ANNAPOLIS, Md. — Records that detail how prosecutors sought to set up interviews with jail employees for a psychiatric evaluation of the man who murdered five Capital Gazette employees must be shared with defense attorneys, a judge ruled Thursday.
Anne Arundel County Circuit Court Judge Laura Ripken ruled during a motions hearing that the Anne Arundel County Detention Center must comply with a subpoena to produce the documents, despite an argument by State’s Attorney Anne Colt Leitess that the communication was work product and not relevant to the case.
Gerald Fischman, Rob Hiaasen, John McNamara, Rebecca Smith and Wendi Winters were fatally shot nearly two years ago in the Capital Gazette’s Annapolis, Maryland, newsroom.
Jarrod Ramos, 40, of Laurel, Maryland, pleaded guilty to the murders on Oct. 28. Ramos pleaded that he was not criminally responsible for his actions — the state’s equivalent of the insanity plea. A trial to determine his sanity is scheduled for early June.
The communication disclosure includes emails between the prosecutors and the detention center regarding the facilitation of interviews for a prosecution evaluation of Ramos’s mental state by Dr. Gregory Saathoff, who was denied access to the defendant himself.
The evaluation, which concluded that Ramos was criminally responsible at the time of the June 28, 2018, murders, included interviews with 35 people associated with the detention center, according to court documents.
Defense lawyers sought to obtain the communications, with Elizabeth Palan, a public defender, arguing that the communication should not be shielded.
Leitess said in court that the methods prosecutors used to facilitate Saathoff’s evaluation had no relevance to whether Ramos was criminally responsible during the killings and argued that the defense was simply looking to poke holes in Saathoff’s potential testimony.
“It is not enough to go on a fishing expedition,” Leitess said. “They must make a threshold that they need this.”
While Leitess argued that the communication could provide a glimpse into the prosecution’s strategy and was not relevant to whether Ramos was criminally responsible, Palan said the state already knew what was contained within that communication.
“Certainly they know what those communications were,” Palan said. “We don’t.”
The defense appears to be seeking to block Saathoff from testifying later in the case. It’s still uncertain whether Saathoff’s evaluation or testimony will be allowed in court.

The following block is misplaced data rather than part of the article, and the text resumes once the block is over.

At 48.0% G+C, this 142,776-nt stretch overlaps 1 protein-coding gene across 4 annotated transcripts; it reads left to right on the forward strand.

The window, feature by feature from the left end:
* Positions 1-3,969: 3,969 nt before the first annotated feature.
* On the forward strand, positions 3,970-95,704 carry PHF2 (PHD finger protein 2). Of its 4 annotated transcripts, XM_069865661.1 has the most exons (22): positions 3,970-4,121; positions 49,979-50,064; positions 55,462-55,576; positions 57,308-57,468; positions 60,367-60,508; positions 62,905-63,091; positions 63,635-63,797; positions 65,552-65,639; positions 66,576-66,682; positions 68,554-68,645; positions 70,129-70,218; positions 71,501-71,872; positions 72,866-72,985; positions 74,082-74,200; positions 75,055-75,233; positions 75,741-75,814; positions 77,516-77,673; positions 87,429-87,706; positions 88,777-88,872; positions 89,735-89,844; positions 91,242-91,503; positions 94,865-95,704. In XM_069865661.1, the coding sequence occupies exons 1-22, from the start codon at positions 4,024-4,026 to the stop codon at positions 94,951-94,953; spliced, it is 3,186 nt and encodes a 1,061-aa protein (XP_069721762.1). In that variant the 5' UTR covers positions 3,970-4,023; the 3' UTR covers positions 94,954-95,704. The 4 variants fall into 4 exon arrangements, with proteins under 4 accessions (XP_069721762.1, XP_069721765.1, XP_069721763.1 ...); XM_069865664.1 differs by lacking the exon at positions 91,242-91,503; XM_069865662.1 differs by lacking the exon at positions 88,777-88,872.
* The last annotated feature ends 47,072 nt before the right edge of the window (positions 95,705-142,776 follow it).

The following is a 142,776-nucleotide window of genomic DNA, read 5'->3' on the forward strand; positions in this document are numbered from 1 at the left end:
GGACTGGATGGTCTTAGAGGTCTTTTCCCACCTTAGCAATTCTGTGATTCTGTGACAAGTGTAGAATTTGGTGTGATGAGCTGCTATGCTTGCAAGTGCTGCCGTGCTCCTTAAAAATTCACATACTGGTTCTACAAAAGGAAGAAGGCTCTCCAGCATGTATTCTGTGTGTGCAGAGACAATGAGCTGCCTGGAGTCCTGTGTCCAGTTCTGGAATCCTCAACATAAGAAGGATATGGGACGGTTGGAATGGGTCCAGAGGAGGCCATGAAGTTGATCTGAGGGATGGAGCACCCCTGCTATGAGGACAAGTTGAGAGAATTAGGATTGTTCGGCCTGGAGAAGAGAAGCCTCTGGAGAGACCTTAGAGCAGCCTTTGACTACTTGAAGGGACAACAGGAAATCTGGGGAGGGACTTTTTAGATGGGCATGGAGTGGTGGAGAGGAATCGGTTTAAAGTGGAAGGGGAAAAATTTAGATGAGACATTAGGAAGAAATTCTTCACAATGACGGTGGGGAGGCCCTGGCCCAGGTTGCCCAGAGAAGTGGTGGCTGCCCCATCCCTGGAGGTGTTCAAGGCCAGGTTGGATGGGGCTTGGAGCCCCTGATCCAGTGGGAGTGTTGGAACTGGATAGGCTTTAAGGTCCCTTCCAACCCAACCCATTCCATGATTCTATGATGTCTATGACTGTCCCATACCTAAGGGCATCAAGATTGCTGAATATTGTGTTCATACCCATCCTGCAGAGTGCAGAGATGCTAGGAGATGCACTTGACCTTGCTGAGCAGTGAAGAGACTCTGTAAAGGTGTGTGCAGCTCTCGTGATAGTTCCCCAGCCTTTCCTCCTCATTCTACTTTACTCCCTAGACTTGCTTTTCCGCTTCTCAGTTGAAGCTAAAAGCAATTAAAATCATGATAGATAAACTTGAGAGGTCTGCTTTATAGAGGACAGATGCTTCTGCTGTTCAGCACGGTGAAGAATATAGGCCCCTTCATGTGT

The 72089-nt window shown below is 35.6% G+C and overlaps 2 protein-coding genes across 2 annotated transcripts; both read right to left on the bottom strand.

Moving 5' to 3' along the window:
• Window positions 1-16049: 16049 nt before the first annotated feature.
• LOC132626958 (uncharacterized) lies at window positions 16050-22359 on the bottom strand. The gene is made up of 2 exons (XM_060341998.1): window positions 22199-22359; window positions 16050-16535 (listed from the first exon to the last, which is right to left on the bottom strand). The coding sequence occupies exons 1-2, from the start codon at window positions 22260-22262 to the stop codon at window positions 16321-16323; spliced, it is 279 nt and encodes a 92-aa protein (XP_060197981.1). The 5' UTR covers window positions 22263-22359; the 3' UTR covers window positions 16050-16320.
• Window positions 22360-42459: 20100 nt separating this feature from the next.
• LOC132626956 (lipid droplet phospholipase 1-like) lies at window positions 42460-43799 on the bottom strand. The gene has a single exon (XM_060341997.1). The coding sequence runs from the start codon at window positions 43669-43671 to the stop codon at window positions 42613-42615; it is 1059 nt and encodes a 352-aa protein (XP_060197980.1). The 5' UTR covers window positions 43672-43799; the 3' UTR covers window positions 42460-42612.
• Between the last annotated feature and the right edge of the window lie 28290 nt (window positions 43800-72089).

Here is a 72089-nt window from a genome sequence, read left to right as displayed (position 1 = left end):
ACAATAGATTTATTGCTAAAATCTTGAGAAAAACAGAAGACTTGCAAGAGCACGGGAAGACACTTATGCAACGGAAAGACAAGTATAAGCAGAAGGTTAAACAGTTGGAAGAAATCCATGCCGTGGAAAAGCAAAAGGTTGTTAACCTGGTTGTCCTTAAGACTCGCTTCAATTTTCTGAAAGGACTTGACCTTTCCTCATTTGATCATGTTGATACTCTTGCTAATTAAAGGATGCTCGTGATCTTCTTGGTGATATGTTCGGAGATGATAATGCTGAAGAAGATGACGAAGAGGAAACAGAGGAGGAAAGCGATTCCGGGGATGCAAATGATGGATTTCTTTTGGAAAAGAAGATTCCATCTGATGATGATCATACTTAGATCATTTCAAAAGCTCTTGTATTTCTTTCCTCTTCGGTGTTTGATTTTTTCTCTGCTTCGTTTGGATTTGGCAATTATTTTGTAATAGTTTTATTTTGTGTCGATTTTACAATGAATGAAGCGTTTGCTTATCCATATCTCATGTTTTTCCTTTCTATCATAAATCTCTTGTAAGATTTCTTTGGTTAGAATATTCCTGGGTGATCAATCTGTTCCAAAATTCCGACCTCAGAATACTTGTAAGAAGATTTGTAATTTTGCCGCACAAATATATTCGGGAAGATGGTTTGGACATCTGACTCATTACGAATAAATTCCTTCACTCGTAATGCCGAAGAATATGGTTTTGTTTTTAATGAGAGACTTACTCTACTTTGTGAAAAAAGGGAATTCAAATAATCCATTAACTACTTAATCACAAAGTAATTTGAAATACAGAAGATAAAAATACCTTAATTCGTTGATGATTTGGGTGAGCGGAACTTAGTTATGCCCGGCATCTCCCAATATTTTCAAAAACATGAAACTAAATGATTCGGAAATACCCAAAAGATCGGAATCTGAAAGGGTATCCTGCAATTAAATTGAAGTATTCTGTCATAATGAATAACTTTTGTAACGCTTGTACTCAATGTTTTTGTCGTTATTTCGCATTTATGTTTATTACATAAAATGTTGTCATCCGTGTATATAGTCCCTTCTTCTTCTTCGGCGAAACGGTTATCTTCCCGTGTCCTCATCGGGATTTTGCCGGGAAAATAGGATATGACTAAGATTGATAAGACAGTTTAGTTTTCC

A hearing scheduled for March 25 is expected to focus on the legality of Saathoff’s Oct. 21 visit to the detention center, in which he observed Ramos’ cell and included those observations in his evaluation.
In a motion to suppress the evaluation and testimony of Saathoff dated Feb. 4, the defense argued that Ramos is a pre-trial detainee and not a prisoner, and thus protected against unlawful search and seizure.
In addition to blocking Saathoff’s testimony, Ramos’ defense team also filed a motion to limit the introduction of other evidence and testimony.
In a Feb. 4 filing, the defense is contesting any comparison or contrast of the mental wellness of their client to that of other inmates, mass shooters or those who have hiked the Appalachian Trail, as court documents suggest Ramos did.
That motion is expected to be heard once the court rules on the legality of Saathoff’s testimony.
After Ripken’s ruling, Jay Creech, counsel for the detention center, provided copies of the written communication, which, according to court arguments, included emailed requests to interview staff.
After a recess, the defense asked the state to produce documents that recreated the substance of oral communications not included in the packets submitted by Creech.
As one example, Palan mentioned a request sent by the state to interview three detention center employees. After one of those employees declined the initial interview request, they later reversed their decision and met with Saathoff with a lawyer present.
Leitess said the defense was looking for a “smoking gun” that wasn’t there.
Ripken denied that motion, ruling that she was not convinced the state was holding back any additional evidence.